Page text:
The Haverkamps are slightly geeky (see my excel spread sheet here) when it comes to planning these types of trips because we have to pack very efficiently and minimally to have successful adventures.  Since we know that ounces add up to pounds and pounds add up to exhaustion, and since we also know that we will be walking between 8-10 hours everyday for nearly a month, we have decided to go as lightweight as possible with our packs at or under 10% of our bodyweights. We have also been wearing, and hiking in, our chosen packs, clothes and boots/shoes so we can pre-experience our intended hike.  On many of those practice hikes, we have taken Neo, which is a true miracle and unexpected privilege for him because he almost died the last time we took him with us. I’m sure those who have seen us time and time again assume that we are “that homeless family” since we are carrying large backpacks on city trails.  Tess will be posting tomorrow to fill you in on the packing/prep portion of our trip.

Because we will only have a little over three weeks on the trail (We will be spending the first 5 days of our trip in Rome, Italy, celebrating our 25th wedding anniversary--yea! Remember when I said marriage was like a really long hike? What a great commemoration, huh?)--we will be probably complete about 350 miles, taking a bus or train to gain some distance mid-way. If we were superhuman, we could probably complete it in that amount of time (it takes most folks at least 33 days), but, since we are not, and since we want to sleep and visit a few of the relics along the way, we will probably cover between 12-18 miles per day. This means that we will do part of the beginning of the Camino and part of the end—leaving out a portion in the middle.  Cause, remember, we can’t get our sins removed unless we complete the last 100km of the route.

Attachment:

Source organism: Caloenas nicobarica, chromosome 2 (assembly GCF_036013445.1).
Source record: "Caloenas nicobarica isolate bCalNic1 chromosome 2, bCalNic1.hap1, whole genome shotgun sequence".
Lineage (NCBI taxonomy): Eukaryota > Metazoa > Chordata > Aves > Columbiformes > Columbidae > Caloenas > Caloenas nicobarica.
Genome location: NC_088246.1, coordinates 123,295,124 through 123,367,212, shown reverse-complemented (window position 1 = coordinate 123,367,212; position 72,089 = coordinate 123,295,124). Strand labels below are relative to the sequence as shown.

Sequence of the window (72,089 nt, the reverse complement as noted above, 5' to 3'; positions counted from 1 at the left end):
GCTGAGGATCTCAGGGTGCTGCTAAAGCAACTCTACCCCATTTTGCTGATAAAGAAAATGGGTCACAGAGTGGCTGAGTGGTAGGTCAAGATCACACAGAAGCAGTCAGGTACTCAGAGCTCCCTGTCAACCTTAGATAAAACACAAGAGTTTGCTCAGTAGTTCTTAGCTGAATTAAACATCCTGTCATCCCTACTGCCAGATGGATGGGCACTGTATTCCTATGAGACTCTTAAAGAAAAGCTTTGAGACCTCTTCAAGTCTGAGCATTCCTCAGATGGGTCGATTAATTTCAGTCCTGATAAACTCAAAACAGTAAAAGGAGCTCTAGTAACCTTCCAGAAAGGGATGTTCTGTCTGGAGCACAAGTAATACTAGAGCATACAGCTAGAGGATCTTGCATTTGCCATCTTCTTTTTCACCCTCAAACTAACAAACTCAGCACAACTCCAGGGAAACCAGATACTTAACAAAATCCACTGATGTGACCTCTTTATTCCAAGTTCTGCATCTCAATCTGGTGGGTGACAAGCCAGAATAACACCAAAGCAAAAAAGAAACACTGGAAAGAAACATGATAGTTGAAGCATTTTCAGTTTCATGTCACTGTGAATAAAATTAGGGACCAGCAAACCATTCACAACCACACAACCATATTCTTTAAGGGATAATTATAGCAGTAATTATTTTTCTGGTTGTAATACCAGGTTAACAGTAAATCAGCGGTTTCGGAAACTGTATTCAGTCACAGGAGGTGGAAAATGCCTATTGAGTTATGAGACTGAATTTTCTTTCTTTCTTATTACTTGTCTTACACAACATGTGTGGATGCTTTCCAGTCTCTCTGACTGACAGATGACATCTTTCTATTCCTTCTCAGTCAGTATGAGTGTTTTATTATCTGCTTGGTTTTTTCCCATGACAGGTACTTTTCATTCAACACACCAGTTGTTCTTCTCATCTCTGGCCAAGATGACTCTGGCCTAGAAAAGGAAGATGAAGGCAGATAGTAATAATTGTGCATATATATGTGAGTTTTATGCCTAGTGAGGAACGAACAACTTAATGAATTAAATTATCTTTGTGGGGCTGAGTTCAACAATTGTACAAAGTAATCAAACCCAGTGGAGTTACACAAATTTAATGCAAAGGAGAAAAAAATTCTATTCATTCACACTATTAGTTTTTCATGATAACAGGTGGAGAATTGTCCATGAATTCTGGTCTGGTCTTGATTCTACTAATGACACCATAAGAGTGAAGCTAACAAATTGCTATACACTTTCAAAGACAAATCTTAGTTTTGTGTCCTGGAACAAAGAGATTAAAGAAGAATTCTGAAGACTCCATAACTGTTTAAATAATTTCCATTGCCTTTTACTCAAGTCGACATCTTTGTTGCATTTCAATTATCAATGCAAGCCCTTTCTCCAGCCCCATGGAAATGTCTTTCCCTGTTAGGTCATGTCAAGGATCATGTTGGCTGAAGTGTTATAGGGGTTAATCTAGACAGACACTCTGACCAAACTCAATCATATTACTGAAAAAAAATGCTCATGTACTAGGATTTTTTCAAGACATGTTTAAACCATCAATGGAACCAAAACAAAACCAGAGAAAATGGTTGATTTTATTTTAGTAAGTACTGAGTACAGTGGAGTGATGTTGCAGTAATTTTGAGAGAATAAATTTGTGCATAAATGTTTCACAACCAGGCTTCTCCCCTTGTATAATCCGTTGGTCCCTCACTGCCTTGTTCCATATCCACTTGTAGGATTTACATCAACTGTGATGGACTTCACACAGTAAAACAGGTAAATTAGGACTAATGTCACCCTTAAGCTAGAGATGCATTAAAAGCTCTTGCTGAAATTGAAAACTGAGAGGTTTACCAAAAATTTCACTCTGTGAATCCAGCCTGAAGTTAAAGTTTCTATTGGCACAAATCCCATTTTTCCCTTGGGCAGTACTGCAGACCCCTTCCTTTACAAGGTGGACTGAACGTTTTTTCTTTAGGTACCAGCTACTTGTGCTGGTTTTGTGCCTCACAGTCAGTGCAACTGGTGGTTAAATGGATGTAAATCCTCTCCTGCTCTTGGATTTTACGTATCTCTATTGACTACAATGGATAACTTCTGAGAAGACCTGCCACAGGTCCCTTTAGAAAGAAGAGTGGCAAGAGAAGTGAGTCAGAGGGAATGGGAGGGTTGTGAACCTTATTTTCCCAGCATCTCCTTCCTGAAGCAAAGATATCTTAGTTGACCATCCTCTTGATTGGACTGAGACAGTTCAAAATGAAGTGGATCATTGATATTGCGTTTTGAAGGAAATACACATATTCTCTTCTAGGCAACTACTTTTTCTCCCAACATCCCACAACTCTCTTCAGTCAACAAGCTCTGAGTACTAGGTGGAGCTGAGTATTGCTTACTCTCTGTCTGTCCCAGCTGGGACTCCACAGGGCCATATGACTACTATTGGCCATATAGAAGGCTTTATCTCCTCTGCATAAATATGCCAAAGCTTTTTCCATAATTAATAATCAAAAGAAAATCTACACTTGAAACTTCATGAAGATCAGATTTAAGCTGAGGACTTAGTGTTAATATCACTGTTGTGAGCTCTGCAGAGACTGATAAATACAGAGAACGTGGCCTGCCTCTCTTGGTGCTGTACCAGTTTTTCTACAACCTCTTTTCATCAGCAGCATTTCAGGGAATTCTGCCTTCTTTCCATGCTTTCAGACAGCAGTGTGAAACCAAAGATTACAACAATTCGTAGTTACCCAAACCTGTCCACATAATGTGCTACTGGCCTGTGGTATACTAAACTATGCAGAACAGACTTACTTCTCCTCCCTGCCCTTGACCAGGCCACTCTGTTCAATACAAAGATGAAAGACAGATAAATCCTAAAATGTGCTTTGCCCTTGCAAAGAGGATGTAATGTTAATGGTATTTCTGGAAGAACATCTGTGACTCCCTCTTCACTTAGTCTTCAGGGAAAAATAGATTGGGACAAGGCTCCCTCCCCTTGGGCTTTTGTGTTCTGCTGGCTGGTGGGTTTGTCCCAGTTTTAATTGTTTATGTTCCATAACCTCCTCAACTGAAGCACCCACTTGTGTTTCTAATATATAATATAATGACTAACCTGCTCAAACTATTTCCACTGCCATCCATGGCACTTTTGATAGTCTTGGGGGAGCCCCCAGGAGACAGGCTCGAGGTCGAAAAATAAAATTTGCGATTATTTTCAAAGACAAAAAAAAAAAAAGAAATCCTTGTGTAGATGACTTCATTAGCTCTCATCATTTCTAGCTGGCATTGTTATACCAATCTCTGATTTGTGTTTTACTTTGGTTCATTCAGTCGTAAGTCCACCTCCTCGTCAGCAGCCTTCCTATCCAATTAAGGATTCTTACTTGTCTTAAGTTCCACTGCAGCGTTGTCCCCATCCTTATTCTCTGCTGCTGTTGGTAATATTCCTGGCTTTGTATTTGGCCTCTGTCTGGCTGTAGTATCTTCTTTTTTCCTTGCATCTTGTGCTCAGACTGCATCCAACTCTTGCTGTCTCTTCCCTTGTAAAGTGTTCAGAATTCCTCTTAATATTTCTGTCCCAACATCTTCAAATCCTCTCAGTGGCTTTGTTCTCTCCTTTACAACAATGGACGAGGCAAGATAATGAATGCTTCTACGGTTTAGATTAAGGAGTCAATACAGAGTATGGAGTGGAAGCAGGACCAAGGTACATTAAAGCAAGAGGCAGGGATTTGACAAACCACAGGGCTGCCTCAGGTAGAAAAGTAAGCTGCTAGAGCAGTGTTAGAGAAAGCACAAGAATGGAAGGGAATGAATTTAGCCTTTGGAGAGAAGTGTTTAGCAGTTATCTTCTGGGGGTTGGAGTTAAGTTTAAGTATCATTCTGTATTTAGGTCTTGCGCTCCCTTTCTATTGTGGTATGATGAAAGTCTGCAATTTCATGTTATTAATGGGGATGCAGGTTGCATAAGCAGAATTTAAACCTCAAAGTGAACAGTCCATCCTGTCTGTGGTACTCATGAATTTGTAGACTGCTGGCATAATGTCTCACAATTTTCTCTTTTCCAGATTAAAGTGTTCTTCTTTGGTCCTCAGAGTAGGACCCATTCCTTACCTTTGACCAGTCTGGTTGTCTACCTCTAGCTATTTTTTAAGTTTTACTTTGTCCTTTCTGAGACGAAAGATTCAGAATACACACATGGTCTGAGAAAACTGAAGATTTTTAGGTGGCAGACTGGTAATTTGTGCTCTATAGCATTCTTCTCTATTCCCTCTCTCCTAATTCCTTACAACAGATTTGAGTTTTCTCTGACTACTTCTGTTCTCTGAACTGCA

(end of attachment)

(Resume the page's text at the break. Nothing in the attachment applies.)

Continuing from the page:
Some of you have also asked if I know Spanish.  The answer is no, but I am taking along my interpreters (my own personal Ames High Spanish students) who have had at least 10 years of Spanish combined! Bueno! Since we will be passing through small Spanish towns and villages every two to three hours each day, it will be important to know some of the local dialect since many in rural Spain speak no English. 
Good thing the way markers are pictures.  I can read those.

 That about wraps up the nutshell history lesson of the famous Camino pilgrimage.  We are excited to step away from the trappings of our lives here and get lost on our walk to Compostella.  Leave me a comment with questions that you have and we will try to address them in future Pilgrim’s Progress Posts. 

Buen Camino!

1 comment:

  1. IMO - key phrases:
    - Donde esta el bano? (n with a tilde which I can't figure out how to type) = where is the bathroom.
    - Mas despacio, por favor. = slower, please

    :) Exciting!!